The hippo water roller and Q-drum which allow more water to be carried, with less effort and serve as a good alternative for ethnic communities that do not wish to give up water gathering from remote locations, assuming low topographic relief.
The roundabout playpump, developed and used in southern Africa which harnesses the energy of children at play to pump water.
Treatment ponds and constructed wetlands which help to purify sewage and Greywater.
Domestic wastewater management—the conventional approach
Results of the characterization of representative samples of domestic sewage from cities of a developing nation (Nigeria) (Ademoroti 1986)
Detergents (ABS base) (mg/L)
Total coliform/100 mL sample
(94.0–4.8) × 107
(4.3–4.7) × 107
(4.9–5.2) × 107
Features of the conventional domestic wastewater treatment systems
1. Reception and storage of wastewater
2. No treatment takes place
3. Suitable for single dwellings or small groups of houses
1. Requires regular emptying
2. High capital and operational cost
3. High cost of system discharge
4. Tasking and expensive construction of underground storage
1. No power requirement
2. No quality control is required
3. Simple operational mechanism that hardly goes wrong
4. Safe from the danger of intermittent usage
5. No immediate negative environmental impact
1. Provide partial treatment
2. Suitable for individual houses and small communities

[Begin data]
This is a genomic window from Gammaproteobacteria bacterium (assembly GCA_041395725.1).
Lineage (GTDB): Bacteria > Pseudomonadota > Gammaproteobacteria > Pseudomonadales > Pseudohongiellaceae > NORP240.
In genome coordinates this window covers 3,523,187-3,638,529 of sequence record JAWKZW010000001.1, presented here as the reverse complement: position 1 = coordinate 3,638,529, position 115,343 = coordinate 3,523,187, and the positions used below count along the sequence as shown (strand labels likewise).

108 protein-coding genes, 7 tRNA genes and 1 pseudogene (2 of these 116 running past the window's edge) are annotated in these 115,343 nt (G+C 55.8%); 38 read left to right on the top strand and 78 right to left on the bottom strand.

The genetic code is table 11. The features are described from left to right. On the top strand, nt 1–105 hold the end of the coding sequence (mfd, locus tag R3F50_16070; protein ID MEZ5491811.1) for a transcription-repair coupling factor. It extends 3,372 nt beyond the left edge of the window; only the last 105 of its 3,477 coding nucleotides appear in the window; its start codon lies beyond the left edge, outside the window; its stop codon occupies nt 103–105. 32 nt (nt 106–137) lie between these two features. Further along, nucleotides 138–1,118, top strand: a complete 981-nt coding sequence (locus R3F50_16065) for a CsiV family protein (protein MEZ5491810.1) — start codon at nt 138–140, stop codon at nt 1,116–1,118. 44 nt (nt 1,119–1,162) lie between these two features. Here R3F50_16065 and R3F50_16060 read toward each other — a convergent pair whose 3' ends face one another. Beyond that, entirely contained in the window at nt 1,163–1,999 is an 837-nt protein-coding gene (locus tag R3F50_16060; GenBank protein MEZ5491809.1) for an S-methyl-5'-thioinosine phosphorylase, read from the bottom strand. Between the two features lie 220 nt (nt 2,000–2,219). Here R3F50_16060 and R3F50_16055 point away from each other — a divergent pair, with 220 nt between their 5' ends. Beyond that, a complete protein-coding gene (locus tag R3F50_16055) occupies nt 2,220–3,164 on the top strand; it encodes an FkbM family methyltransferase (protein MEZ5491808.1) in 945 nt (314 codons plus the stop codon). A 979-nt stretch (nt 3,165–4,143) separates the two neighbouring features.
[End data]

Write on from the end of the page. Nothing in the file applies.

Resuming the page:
3. Achieves 40–50% BOD removal and 80% TSS removal
1. Leaking joints often cause groundwater contamination
2. Non-desludging cause poor effluent quality
3. Thick scum or sludge layer blocks outlet pipe
1. No power requirement
2. Limited quality control
3. Safe from the effects of intermittent usage
4. It has very small head loss
Small Complete Treatment System
1. Combination of secondary treatment method with septic tank
2. Effluent of higher quality characteristics are produced
1. Service checks are often required
2. The design and specification are constantly changing
1. Often requires the use of electricity
2. Disinfected and nitrified effluent is produced
3. System often possesses inbuilt diagnostic alarm system
It is an underground chamber constructed solely for the reception of and storage of wastewater with no treatment taking place. Cesspools are required to be watertight and constructed so as not to overflow. They are not septic tanks and so no treatment occurs. They are normally used for single dwellings or small group of houses. They can be constructed from a variety of different materials including concrete, plastic, and fiber glass, although fabricated units must be set in concrete. Cesspools are only used where no other form of treatment is possible, and the need to have them regularly emptied means they are amongst the most expensive form of treatment for domestic dwellings in terms of both capital and operational cost